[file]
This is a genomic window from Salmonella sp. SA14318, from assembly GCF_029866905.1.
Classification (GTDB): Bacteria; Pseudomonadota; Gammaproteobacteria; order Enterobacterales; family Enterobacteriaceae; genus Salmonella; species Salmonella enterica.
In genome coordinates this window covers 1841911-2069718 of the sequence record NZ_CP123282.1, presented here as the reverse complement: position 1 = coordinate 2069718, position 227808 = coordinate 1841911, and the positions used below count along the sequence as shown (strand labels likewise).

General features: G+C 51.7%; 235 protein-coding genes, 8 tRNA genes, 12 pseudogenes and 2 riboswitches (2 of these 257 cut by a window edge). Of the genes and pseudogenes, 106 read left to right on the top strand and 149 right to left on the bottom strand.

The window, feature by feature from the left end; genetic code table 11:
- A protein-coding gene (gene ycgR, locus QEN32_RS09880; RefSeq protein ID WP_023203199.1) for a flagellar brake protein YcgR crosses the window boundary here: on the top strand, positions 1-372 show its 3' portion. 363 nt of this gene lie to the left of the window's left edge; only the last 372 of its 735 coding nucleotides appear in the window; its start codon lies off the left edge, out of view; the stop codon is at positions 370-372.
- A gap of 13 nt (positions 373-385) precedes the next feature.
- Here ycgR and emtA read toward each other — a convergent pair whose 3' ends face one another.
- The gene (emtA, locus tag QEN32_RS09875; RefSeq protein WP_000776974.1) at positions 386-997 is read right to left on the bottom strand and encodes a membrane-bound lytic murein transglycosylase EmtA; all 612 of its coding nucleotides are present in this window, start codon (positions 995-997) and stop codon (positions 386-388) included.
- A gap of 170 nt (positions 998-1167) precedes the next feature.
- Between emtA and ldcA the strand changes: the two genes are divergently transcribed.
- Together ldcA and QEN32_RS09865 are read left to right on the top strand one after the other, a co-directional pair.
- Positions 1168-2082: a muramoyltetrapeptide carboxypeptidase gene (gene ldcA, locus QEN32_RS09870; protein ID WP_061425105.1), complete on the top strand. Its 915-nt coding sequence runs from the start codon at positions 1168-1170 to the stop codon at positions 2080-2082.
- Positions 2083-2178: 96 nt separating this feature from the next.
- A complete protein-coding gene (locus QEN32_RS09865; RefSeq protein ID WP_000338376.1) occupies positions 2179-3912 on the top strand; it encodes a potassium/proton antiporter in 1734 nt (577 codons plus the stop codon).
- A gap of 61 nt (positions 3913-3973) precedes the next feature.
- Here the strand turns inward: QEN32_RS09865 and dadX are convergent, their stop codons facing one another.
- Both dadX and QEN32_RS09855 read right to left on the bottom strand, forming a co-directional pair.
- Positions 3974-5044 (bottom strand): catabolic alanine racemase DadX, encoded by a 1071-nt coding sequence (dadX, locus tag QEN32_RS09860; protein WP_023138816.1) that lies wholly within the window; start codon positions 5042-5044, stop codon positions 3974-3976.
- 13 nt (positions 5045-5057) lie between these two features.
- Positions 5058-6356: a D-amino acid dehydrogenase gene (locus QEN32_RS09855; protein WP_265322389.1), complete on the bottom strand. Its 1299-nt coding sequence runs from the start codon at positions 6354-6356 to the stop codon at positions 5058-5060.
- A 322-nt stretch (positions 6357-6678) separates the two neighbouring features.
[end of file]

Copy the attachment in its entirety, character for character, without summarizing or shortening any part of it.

This is a genomic window from Salmonella sp. SA14318, from assembly GCF_029866905.1.
Classification (GTDB): Bacteria; Pseudomonadota; Gammaproteobacteria; order Enterobacterales; family Enterobacteriaceae; genus Salmonella; species Salmonella enterica.
In genome coordinates this window covers 1841911-2069718 of the sequence record NZ_CP123282.1, presented here as the reverse complement: position 1 = coordinate 2069718, position 227808 = coordinate 1841911, and the positions used below count along the sequence as shown (strand labels likewise).

General features: G+C 51.7%; 235 protein-coding genes, 8 tRNA genes, 12 pseudogenes and 2 riboswitches (2 of these 257 cut by a window edge). Of the genes and pseudogenes, 106 read left to right on the top strand and 149 right to left on the bottom strand.

The window, feature by feature from the left end; genetic code table 11:
- A protein-coding gene (gene ycgR, locus QEN32_RS09880; RefSeq protein ID WP_023203199.1) for a flagellar brake protein YcgR crosses the window boundary here: on the top strand, positions 1-372 show its 3' portion. 363 nt of this gene lie to the left of the window's left edge; only the last 372 of its 735 coding nucleotides appear in the window; its start codon lies off the left edge, out of view; the stop codon is at positions 370-372.
- A gap of 13 nt (positions 373-385) precedes the next feature.
- Here ycgR and emtA read toward each other — a convergent pair whose 3' ends face one another.
- The gene (emtA, locus tag QEN32_RS09875; RefSeq protein WP_000776974.1) at positions 386-997 is read right to left on the bottom strand and encodes a membrane-bound lytic murein transglycosylase EmtA; all 612 of its coding nucleotides are present in this window, start codon (positions 995-997) and stop codon (positions 386-388) included.
- A gap of 170 nt (positions 998-1167) precedes the next feature.
- Between emtA and ldcA the strand changes: the two genes are divergently transcribed.
- Together ldcA and QEN32_RS09865 are read left to right on the top strand one after the other, a co-directional pair.
- Positions 1168-2082: a muramoyltetrapeptide carboxypeptidase gene (gene ldcA, locus QEN32_RS09870; protein ID WP_061425105.1), complete on the top strand. Its 915-nt coding sequence runs from the start codon at positions 1168-1170 to the stop codon at positions 2080-2082.
- Positions 2083-2178: 96 nt separating this feature from the next.
- A complete protein-coding gene (locus QEN32_RS09865; RefSeq protein ID WP_000338376.1) occupies positions 2179-3912 on the top strand; it encodes a potassium/proton antiporter in 1734 nt (577 codons plus the stop codon).
- A gap of 61 nt (positions 3913-3973) precedes the next feature.
- Here the strand turns inward: QEN32_RS09865 and dadX are convergent, their stop codons facing one another.
- Both dadX and QEN32_RS09855 read right to left on the bottom strand, forming a co-directional pair.
- Positions 3974-5044 (bottom strand): catabolic alanine racemase DadX, encoded by a 1071-nt coding sequence (dadX, locus tag QEN32_RS09860; protein WP_023138816.1) that lies wholly within the window; start codon positions 5042-5044, stop codon positions 3974-3976.
- 13 nt (positions 5045-5057) lie between these two features.
- Positions 5058-6356: a D-amino acid dehydrogenase gene (locus QEN32_RS09855; protein WP_265322389.1), complete on the bottom strand. Its 1299-nt coding sequence runs from the start codon at positions 6354-6356 to the stop codon at positions 5058-5060.
- A 322-nt stretch (positions 6357-6678) separates the two neighbouring features.